The February 6 terrorist attack in the Moscow metro was fresh proof of growing tension before the March 14 presidential elections. And it does not matter who organised the explosion or brought the bomb to the second carriage of the train, for it is both hypothetically and practically impossible to stop the elections. The public has grown accustomed to terrorist attacks, which have been happening in Russia with frightening regularity since 1999. The Friday tragedy did not provoke hysteria in society or the media.
"I think the terrorist attack was connected with the elections," says Sergei Markov, head of the Institute of Political Studies. "Terrorists have taken aim at the Russian political system, trying to force the authorities to talk with them from positions of weakness, to beg [for mercy] and fulfil their demands. But I think the people are psychologically ready for the terrorist challenges, viewing them as a bitter reality and knowing that there are no simple answers to these challenges. Vivid proof of this was the lack of panic among the passengers of the exploded train. Despite the sheer horror, there were no hysterics. The people probably see that they must not yield to the terrorists."
The number of presidential candidates seemed to be set - seven. But Ivan Rybkin, registered as No. 5 candidate, has vanished. Rybkin had been the first speaker of the State Duma (Lower House), a secretary of the Russian Security Council and an active ally of Boris Berezovsky. He never made a secret of his friendship with Berezovsky and planned his presidential campaign as stark opposition to the incumbent president. The other day he published a letter in which he explained to the electorate why Putin had no right to rule the country. This did not prevent the Central Election Commission from registering Rybkin as a presidential candidate on February 6. Xenia Ponomareva, head of Rybkin's election staff, says: "Theoretically, Ivan Rybkin can turn up tomorrow or some other day. But I cannot say how it would look in practice." In her words, the staff plans to take part in today's casting of lots for free airtime.
Last weekend the finance ministers of the leading economic powers discussed the future of the dollar and the euro. G7 countries tired to force the USA to monitor the rapidly falling dollar. As a result, they agreed that the exchange rates (of the dollar, the euro and the yen) would reflect genuine market indicators. This means that it would remain difficult to control the exchange rates of the main world's currencies.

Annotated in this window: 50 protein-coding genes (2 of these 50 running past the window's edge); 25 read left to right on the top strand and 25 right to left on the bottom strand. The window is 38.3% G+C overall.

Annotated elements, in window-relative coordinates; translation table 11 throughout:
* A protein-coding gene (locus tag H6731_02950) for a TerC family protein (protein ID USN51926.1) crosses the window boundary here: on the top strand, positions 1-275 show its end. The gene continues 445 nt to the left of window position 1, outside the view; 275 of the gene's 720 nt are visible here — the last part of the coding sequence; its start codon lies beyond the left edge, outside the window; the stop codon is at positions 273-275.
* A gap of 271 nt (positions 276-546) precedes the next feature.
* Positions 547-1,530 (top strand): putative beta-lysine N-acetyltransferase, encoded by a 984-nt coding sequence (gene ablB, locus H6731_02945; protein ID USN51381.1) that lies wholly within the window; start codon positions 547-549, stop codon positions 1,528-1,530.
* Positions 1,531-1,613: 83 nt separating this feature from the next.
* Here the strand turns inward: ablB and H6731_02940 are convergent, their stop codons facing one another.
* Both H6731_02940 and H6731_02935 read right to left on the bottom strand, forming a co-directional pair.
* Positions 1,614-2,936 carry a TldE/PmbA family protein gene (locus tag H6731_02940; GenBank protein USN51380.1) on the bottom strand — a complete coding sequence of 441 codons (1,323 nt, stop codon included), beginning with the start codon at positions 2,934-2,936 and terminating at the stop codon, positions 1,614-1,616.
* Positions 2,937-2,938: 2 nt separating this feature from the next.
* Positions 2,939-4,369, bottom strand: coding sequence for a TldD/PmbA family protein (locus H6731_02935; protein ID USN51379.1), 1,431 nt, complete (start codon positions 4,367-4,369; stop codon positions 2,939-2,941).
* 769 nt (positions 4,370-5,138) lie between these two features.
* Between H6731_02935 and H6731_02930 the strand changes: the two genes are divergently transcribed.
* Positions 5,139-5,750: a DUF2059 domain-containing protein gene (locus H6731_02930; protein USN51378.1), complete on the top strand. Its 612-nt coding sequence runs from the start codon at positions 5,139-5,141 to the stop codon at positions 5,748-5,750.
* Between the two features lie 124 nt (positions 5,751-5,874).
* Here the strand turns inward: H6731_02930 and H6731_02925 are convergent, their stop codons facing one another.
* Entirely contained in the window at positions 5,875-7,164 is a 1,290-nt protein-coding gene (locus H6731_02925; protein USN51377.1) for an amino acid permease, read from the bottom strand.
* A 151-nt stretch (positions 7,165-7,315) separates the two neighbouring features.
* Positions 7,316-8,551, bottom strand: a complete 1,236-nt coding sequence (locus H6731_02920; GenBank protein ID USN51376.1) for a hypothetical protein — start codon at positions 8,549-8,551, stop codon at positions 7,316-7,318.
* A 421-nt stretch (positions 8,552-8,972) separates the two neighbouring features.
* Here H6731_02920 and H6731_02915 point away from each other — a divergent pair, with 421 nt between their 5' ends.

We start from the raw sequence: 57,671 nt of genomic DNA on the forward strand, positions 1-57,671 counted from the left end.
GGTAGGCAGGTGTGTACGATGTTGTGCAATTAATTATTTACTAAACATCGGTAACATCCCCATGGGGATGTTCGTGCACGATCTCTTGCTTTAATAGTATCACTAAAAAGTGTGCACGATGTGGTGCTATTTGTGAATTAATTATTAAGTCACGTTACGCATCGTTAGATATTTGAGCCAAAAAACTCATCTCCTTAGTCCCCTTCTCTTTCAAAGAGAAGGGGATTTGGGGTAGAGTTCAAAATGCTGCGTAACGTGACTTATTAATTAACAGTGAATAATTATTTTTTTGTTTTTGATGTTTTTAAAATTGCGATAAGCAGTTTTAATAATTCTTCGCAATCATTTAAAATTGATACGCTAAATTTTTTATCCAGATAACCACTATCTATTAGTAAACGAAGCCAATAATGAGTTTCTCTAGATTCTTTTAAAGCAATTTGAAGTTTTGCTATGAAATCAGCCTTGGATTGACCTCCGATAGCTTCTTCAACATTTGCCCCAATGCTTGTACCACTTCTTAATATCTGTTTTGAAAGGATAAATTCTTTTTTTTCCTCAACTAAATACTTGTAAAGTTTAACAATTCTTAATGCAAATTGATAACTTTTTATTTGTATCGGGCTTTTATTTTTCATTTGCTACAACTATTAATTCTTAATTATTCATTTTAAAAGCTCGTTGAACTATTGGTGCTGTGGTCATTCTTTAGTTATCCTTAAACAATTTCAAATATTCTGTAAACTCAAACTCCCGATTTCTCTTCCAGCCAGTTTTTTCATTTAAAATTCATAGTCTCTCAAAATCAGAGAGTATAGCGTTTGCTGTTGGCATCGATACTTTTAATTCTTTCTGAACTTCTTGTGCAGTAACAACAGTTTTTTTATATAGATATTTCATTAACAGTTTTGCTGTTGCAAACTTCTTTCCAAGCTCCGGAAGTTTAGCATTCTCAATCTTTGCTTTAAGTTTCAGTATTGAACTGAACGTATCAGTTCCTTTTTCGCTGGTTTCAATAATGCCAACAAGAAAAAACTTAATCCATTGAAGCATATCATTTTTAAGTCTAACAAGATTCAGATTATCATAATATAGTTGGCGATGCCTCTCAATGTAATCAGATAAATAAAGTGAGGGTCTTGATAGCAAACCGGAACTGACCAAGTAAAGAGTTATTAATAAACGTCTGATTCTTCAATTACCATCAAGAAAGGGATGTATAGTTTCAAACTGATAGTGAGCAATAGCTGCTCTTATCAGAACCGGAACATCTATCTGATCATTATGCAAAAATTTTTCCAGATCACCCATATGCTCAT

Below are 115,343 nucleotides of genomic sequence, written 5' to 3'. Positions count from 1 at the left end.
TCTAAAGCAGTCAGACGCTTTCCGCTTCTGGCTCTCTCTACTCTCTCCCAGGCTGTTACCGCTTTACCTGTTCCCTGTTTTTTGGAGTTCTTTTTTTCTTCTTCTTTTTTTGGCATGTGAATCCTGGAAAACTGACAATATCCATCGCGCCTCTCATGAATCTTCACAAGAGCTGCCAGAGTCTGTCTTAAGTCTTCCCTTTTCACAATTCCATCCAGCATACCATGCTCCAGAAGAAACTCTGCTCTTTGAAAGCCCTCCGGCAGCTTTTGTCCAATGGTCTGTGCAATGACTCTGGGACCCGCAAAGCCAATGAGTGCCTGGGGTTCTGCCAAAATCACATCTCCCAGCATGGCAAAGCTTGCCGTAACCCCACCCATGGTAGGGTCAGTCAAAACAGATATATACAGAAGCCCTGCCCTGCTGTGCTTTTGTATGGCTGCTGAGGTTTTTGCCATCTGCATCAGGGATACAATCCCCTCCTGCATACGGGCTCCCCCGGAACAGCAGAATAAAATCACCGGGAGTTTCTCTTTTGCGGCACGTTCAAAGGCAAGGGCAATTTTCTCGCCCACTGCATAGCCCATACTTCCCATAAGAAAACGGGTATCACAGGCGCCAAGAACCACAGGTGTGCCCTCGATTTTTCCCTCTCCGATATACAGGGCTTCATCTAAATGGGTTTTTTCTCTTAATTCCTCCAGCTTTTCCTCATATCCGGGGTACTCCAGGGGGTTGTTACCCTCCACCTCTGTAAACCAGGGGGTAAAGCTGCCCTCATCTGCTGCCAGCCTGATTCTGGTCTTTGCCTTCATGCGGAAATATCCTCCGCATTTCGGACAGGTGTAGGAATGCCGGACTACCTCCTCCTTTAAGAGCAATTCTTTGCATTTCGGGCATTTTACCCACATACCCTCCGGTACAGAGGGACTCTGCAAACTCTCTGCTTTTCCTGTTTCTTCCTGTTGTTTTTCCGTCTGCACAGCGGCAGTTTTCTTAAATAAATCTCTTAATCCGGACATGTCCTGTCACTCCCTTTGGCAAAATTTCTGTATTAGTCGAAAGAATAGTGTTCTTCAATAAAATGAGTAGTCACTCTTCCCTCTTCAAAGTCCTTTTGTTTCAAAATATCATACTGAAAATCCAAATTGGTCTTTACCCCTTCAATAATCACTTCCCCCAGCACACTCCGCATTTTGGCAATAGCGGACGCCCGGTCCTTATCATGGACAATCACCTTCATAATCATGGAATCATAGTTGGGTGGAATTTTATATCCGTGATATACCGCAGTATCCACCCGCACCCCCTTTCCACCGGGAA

The results of the G7 meeting will hardly convince Russians, who have grown accustomed to keeping their savings in dollars and euros. The exchange rate of the dollar with regard to the euro and ruble will keep changing. Vice Prime Minister and Finance Minister Alexei Kudrin, who attended the meeting, said the dollar and euro rates were difficult to forecast and the situation would most probably remain unstable.
On the other hand, the dollar/euro fluctuations can have only a positive influence on the Russian economy. "On the one hand, the competitiveness of Russian exports to Europe, which is the main trade partner of Russia, has grown because the ruble/euro rate has fallen," says Kudrin. "And the weakening of the dollar with regard to the ruble will augment the possibility of Russian enterprises acquiring new technologies and equipment in the USA."
On Tuesday OPEC will discuss ways of stopping the fall of oil prices; the cost of one barrel of oil has dropped from $35 to $32 since January. Experts believe that the cartel will maintain the production quota now but will promise to reduce it if oil prices continue to fall. Russia will be happy with either decision, because "the Russian budget is based on the pessimistic oil prices of 22 dpb, which is why we will profit even if oil prices fall," says a source in one of the five top Russian oil companies.
The prices of shares of most Russian firms did not change dramatically last week. The only exception was Yukos securities, whose value rose by over 12%. The volume of trade went up considerably: Yukos shares regained the fame of the most liquid Russian security on Western exchanges and were closely following RAO UES on Russian exchanges.
Market operators believe that the company's low evaluation promoted speculation, the more so that there was a suitable pretext. In the middle of last week, the main shareholders of Yukos and Sibneft decided to launch the divorce proceedings and Sibneft's obligation to return $3 billion to Yukos is cited by analysts as one of the reasons for the growing cost of Yukos securities. On the other hand, this cannot be viewed as full restoration of the Yukos's standing. On the contrary, the complaints of the authorities to the firm, its affiliates, staff and shareholders are growing in scale. So, Yukos shares will not grow as dramatically as they did last year.